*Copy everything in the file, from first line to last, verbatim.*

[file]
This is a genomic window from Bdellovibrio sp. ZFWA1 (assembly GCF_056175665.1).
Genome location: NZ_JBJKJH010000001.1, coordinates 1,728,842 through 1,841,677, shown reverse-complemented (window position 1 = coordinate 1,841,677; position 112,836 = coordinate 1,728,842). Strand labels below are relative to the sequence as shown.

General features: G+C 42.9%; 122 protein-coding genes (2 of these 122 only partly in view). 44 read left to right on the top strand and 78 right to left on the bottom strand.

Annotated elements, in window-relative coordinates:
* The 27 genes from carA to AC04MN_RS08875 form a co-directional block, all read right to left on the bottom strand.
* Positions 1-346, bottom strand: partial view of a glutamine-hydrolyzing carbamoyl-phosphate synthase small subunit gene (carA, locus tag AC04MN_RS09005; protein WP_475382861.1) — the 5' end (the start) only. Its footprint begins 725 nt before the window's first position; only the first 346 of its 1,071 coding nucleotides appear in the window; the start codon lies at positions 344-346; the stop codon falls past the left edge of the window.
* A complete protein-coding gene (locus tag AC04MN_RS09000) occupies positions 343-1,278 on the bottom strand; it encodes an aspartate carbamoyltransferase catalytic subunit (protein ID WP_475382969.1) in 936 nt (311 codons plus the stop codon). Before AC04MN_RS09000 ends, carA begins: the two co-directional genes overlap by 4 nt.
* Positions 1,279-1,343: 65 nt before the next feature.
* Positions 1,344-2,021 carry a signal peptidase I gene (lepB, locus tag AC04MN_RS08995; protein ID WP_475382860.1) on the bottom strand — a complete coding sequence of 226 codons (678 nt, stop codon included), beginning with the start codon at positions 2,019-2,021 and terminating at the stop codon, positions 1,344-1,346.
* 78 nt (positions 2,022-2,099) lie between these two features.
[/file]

This is a genomic window from Bdellovibrio sp. ZFWA1 (assembly GCF_056175665.1).
Genome location: NZ_JBJKJH010000001.1, coordinates 1,728,842 through 1,841,677, shown reverse-complemented (window position 1 = coordinate 1,841,677; position 112,836 = coordinate 1,728,842). Strand labels below are relative to the sequence as shown.

General features: G+C 42.9%; 122 protein-coding genes (2 of these 122 only partly in view). 44 read left to right on the top strand and 78 right to left on the bottom strand.

Annotated elements, in window-relative coordinates:
* The 27 genes from carA to AC04MN_RS08875 form a co-directional block, all read right to left on the bottom strand.
* Positions 1-346, bottom strand: partial view of a glutamine-hydrolyzing carbamoyl-phosphate synthase small subunit gene (carA, locus tag AC04MN_RS09005; protein WP_475382861.1) — the 5' end (the start) only. Its footprint begins 725 nt before the window's first position; only the first 346 of its 1,071 coding nucleotides appear in the window; the start codon lies at positions 344-346; the stop codon falls past the left edge of the window.
* A complete protein-coding gene (locus tag AC04MN_RS09000) occupies positions 343-1,278 on the bottom strand; it encodes an aspartate carbamoyltransferase catalytic subunit (protein ID WP_475382969.1) in 936 nt (311 codons plus the stop codon). Before AC04MN_RS09000 ends, carA begins: the two co-directional genes overlap by 4 nt.
* Positions 1,279-1,343: 65 nt before the next feature.
* Positions 1,344-2,021 carry a signal peptidase I gene (lepB, locus tag AC04MN_RS08995; protein ID WP_475382860.1) on the bottom strand — a complete coding sequence of 226 codons (678 nt, stop codon included), beginning with the start codon at positions 2,019-2,021 and terminating at the stop codon, positions 1,344-1,346.
* 78 nt (positions 2,022-2,099) lie between these two features.